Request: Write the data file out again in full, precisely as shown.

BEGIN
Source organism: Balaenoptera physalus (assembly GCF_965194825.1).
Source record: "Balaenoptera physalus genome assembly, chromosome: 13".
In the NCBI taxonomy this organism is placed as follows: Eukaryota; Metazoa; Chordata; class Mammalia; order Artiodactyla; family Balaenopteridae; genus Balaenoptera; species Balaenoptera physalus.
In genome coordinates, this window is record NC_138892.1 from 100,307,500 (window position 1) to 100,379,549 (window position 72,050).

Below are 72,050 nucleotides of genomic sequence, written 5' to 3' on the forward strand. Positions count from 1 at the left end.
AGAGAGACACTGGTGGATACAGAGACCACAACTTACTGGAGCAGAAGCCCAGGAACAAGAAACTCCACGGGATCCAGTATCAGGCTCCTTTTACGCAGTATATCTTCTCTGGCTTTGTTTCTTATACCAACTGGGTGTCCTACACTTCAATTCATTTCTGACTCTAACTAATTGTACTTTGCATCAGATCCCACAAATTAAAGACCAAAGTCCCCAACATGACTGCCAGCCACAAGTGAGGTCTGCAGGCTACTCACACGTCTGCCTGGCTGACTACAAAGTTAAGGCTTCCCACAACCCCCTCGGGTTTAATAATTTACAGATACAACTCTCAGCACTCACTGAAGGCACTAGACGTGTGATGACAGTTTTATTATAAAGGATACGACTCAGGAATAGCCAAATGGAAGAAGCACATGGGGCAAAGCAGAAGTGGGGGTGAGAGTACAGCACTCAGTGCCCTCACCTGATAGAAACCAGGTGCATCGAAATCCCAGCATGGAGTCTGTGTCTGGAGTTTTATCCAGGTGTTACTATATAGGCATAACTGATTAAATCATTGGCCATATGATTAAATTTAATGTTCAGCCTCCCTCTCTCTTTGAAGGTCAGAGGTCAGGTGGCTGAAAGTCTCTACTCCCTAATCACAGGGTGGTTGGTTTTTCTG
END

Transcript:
Source organism: Balaenoptera physalus (assembly GCF_965194825.1).
Source record: "Balaenoptera physalus genome assembly, chromosome: 13".
In the NCBI taxonomy this organism is placed as follows: Eukaryota; Metazoa; Chordata; class Mammalia; order Artiodactyla; family Balaenopteridae; genus Balaenoptera; species Balaenoptera physalus.
In genome coordinates, this window is record NC_138892.1 from 100,307,500 (window position 1) to 100,379,549 (window position 72,050).

Below are 72,050 nucleotides of genomic sequence, written 5' to 3' on the forward strand. Positions count from 1 at the left end.
AGAGAGACACTGGTGGATACAGAGACCACAACTTACTGGAGCAGAAGCCCAGGAACAAGAAACTCCACGGGATCCAGTATCAGGCTCCTTTTACGCAGTATATCTTCTCTGGCTTTGTTTCTTATACCAACTGGGTGTCCTACACTTCAATTCATTTCTGACTCTAACTAATTGTACTTTGCATCAGATCCCACAAATTAAAGACCAAAGTCCCCAACATGACTGCCAGCCACAAGTGAGGTCTGCAGGCTACTCACACGTCTGCCTGGCTGACTACAAAGTTAAGGCTTCCCACAACCCCCTCGGGTTTAATAATTTACAGATACAACTCTCAGCACTCACTGAAGGCACTAGACGTGTGATGACAGTTTTATTATAAAGGATACGACTCAGGAATAGCCAAATGGAAGAAGCACATGGGGCAAAGCAGAAGTGGGGGTGAGAGTACAGCACTCAGTGCCCTCACCTGATAGAAACCAGGTGCATCGAAATCCCAGCATGGAGTCTGTGTCTGGAGTTTTATCCAGGTGTTACTATATAGGCATAACTGATTAAATCATTGGCCATATGATTAAATTTAATGTTCAGCCTCCCTCTCTCTTTGAAGGTCAGAGGTCAGGTGGCTGAAAGTCTCTACTCCCTAATCACAGGGTGGTTGGTTTTTCTG